Unique Ericsson and BT study: Network slicing is key for the IoT business case
A new report, Scalable network opportunities – an economic study of 5G network slicing for IoT service deployment, analyzes the economic benefits for network slicing in partnership with UK operator BT.
The IoT era has the potential to transform industry and society, and with 5G on the horizon, countless new business models become a possibility.
IoT services come with their own complex connectivity and performance-related challenges.
As such, operators must invest in technologies to meet efficiency and flexibility demands of these new services – making an alternative approach necessary in order to maximize revenue generation.
That’s where network slicing comes in – providing the capability to enable new business models across a broad industry spectrum. This solution allows operators to segment the network to support particular services and deploy multiple logical networks for different service types over one common infrastructure.
Benefits scale with services
While network slicing has been discussed among industry players, we are unaware of any other economic study that quantifies the benefits of this technology. But now, Ericsson has partnered with UK operator BT to carry out unique analysis – exploring the potential economic impact of network slicing.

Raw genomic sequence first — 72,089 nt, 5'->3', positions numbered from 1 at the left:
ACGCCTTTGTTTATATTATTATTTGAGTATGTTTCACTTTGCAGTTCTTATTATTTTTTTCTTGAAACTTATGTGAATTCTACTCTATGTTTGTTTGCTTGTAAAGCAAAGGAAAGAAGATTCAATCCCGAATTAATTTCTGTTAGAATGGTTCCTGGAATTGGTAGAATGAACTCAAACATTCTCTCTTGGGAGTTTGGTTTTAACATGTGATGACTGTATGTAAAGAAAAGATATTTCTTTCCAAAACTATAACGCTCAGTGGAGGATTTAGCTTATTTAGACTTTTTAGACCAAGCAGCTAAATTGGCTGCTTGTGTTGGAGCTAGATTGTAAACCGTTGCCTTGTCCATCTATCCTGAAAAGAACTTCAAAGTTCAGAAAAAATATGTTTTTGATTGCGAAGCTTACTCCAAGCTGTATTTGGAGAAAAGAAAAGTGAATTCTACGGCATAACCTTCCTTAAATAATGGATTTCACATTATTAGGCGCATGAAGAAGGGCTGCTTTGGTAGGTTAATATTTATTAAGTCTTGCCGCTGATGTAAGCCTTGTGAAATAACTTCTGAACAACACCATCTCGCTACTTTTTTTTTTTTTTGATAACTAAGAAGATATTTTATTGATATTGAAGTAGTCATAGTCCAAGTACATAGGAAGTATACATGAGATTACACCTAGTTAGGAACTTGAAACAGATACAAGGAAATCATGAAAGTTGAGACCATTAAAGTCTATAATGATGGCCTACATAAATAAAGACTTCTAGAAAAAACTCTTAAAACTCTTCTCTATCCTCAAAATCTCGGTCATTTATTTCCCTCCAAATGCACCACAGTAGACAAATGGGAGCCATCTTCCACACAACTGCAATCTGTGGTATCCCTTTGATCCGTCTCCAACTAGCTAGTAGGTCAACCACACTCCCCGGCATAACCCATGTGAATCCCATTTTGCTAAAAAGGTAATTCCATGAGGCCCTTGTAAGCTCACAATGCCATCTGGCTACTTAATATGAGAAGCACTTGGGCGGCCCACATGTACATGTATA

Over a four-month period, we compared this solution with two alternative network scenarios for new IoT service deployments. This report shows that network slicing can result in significantly increased economic benefit for IoT service delivery and scalability – and the wide-ranging benefits of this solution can even be seen with a minimal number of service launches.
Key findings from the report
Network slicing enables new revenue generation, lower impacted opex and greater capex efficiency
Assumed investments made for automated network slice orchestration, to mitigate complexity of slice management, is paid back rapidly.
Benefits are seen even with a small number of service launches with network slicing, and increase with the scale of services added thereafter